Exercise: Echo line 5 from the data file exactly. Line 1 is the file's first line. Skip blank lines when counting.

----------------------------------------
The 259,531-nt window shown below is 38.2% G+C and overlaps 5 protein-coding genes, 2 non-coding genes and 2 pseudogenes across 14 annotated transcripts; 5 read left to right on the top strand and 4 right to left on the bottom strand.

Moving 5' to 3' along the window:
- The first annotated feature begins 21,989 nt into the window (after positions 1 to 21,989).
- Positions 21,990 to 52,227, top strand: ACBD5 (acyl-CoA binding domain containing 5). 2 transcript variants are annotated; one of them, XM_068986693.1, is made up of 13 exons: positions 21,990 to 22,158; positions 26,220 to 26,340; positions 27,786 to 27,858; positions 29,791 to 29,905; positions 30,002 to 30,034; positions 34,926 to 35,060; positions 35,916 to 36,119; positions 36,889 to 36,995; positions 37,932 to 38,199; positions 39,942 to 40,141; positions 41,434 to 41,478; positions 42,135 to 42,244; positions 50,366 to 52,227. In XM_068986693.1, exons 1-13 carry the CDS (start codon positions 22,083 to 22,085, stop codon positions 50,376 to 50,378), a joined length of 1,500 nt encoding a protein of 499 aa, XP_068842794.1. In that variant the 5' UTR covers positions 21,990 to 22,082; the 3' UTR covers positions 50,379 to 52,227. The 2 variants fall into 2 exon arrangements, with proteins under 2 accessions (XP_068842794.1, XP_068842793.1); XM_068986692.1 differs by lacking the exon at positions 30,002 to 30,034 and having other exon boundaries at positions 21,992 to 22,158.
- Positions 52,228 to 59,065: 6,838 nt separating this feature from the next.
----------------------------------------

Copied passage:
- Positions 52,228 to 59,065: 6,838 nt separating this feature from the next.